Jane Lee served as a medical scribe at UNC Medical Center. During her time there, Lee, whose name has been changed to protect her from future employment repercussions, saw how difficult it was for the hospital to maintain their Title VI obligations. 

“I would see 7-year-olds translating what was going on with their parents,” said Lee. “That can’t be a reliable solution in the long run.”

Barriers at every step

At UNC, Lee noticed refugee treatment barriers that started before anyone arrived at the hospital. Her understanding was that in most circumstances, there are few services available in languages other than Spanish for patients calling to schedule appointments or checking in for their slots.

In the clinical setting, there are some Spanish-speaking interpreters available. For other, less-spoken languages, doctors often use tablets to provide digital face-to-face interpretation services. The tablet can connect patients and providers to people who speak hundreds of different languages. But there are situations when this technology is not effective.

In this photo, Sun H is on the far left wearing a sports jacket, her mom is in the middle in the blue dress, and Daniel is in the white shirt and the backwards baseball cap. In 2002, the family was resettled as refugees. Sun often fell into the role of medical interpreter for her mother.

“In an emergency department, it can be really hard to hear,” Lee said. “The iPad can be really difficult to use because even though [the interpreters] speak the language, they can’t understand what [the patients are] saying because they can’t hear them.”

Online interpreters also struggle to communicate cultural differences between health care services and patients. 

“Medicine is so complicated because it’s very messy and personal and fast and emotional,” Lee said. “We have to make really quick decisions, and inevitably, we’re making those decisions on a bias.”

Despite these challenges to providing adequate interpretation, most hospitals receiving federal funds provide better language services than other medical settings who are not subject to Title VI. The Montagnard Dega Association (MDA), a small Greensboro-based non-profit created to support Montagnard Americans, has been unable to convince private practices to provide its own interpreters. Non-English speakers often go without services such as eye or dental care because a practice does not dedicate funds for language services.

Liana Adrong, MDA’s executive director and a Montagnard refugee, observed that even when refugees’ health needs are not met, past experiences with inhumane authority figures can discourage people from speaking out.

“If there’s a certain thing that comes up, they’re just going to be quiet. They’ll say ‘Oh, we don’t want to get such and such in trouble,’” Adrong said.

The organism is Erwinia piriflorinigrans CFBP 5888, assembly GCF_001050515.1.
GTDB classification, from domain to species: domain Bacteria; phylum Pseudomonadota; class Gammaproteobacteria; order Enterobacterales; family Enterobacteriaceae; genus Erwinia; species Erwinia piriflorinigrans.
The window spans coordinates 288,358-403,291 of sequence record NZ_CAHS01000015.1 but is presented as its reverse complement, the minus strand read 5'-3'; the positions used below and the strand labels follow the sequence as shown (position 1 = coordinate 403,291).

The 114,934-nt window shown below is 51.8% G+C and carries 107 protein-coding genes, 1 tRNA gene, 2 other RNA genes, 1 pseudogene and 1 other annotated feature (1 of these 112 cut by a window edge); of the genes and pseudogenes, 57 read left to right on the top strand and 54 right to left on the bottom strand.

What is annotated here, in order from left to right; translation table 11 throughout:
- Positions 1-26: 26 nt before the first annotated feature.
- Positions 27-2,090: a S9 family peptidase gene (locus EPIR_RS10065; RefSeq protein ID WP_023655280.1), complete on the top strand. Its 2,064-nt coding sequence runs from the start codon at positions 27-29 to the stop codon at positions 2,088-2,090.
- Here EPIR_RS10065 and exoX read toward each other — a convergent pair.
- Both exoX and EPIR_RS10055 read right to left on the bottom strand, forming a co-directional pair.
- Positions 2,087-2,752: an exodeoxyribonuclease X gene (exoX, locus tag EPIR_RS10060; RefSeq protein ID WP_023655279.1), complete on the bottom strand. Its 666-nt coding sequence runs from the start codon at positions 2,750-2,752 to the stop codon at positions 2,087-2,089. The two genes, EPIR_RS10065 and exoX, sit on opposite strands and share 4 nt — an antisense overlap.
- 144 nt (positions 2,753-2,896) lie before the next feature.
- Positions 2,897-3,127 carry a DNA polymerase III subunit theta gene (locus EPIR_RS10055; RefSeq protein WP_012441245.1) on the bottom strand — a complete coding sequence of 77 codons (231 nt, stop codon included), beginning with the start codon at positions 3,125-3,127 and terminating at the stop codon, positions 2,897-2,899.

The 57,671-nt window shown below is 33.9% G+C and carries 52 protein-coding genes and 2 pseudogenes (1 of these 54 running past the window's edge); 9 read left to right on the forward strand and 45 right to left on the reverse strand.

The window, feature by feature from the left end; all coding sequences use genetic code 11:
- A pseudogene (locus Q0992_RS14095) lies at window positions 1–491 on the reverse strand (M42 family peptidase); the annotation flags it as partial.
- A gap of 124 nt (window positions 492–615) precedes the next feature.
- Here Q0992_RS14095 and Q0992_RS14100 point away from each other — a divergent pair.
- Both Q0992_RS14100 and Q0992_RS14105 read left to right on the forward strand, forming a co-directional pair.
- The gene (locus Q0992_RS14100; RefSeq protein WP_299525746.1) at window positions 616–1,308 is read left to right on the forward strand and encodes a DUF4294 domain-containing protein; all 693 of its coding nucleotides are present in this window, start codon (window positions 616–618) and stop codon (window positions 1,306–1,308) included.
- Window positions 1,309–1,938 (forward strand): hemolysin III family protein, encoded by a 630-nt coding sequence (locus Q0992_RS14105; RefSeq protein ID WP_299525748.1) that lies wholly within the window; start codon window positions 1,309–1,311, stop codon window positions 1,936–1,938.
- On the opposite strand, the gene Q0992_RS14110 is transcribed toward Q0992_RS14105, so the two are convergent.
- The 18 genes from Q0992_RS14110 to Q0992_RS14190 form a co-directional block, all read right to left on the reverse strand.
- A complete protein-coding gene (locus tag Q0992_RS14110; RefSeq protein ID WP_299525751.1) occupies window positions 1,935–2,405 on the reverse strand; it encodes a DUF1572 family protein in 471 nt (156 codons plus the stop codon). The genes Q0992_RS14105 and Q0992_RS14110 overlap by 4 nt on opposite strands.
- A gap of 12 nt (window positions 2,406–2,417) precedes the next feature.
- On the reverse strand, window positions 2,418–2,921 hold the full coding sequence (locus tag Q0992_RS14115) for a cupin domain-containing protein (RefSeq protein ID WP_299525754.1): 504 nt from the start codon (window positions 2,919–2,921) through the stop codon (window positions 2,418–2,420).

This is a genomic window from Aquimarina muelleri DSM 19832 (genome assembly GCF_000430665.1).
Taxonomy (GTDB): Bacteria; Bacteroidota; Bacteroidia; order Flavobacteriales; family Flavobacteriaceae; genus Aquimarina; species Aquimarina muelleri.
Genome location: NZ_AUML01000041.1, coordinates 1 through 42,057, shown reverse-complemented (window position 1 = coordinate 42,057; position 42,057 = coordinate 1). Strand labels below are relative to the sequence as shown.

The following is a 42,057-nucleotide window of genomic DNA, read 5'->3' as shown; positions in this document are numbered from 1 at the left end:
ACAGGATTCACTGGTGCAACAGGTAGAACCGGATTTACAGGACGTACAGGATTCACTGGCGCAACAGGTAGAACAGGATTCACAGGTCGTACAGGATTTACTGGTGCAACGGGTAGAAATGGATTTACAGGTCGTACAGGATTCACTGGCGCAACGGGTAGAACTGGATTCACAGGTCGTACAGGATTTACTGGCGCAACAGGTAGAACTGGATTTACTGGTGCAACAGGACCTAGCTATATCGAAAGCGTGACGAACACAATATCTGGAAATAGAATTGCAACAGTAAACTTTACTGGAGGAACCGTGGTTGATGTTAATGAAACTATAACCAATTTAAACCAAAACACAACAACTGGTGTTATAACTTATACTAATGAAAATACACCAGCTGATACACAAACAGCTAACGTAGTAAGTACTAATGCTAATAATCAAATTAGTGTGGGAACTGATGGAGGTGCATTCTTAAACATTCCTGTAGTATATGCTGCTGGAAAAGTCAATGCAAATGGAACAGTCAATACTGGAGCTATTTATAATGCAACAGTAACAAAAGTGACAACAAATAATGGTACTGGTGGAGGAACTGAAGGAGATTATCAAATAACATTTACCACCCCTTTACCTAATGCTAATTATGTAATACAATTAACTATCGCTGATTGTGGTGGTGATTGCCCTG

All these barriers point to the same conclusion: Clinical services are not designed to accommodate refugees as individuals with complicated histories and health problems.

“Everyone’s situation is different,” Adrong said. “I think it’s important we understand people’s situation and not blame them.” 

Nonprofits take action

In the heart of Carrboro, North Carolina, an organization called Refugee Community Partnership, or RCP, operates in a few rooms in a shared office space. Asif Khan, a Bengali immigrant, created the non-profit in 2012 while he was an undergraduate student at UNC Chapel Hill. After a chance encounter with a Bengali refugee family, Khan, who recently graduated medical school at UNC Chapel Hill, set out to create an organization that would empower refugees to take control over their own health. RCP now has nine staff members focused on language justice, or the work of advocating for improved language resources within organizations.

RCP has been interested in tackling three language-related barriers it sees in medical settings around Carrboro, Chapel Hill and Durham: That hospitals have sole control over interpretation resources; that young refugee and the children of refugees who speak both English and their parents’ native language serve as informal interpreters without proper training or compensation; and that hospital interpretation service feedback is often asked for in English without translation and thereby take control away from the patient. 

To combat these communication gaps, RCP staff created the Navigator Program. It’s a public health intervention that pairs non-English speaking patients with one of their trained language navigators. 

“[Navigators] help the patient navigate the health care system by providing them with support, with advocacy,” said Daniella Runyambo, a co-designer of RCP’s language justice program and a refugee from the Democratic Republic of Congo. “They also provide language assistance, which a lot of the times involves setting up the appointment and checking in.”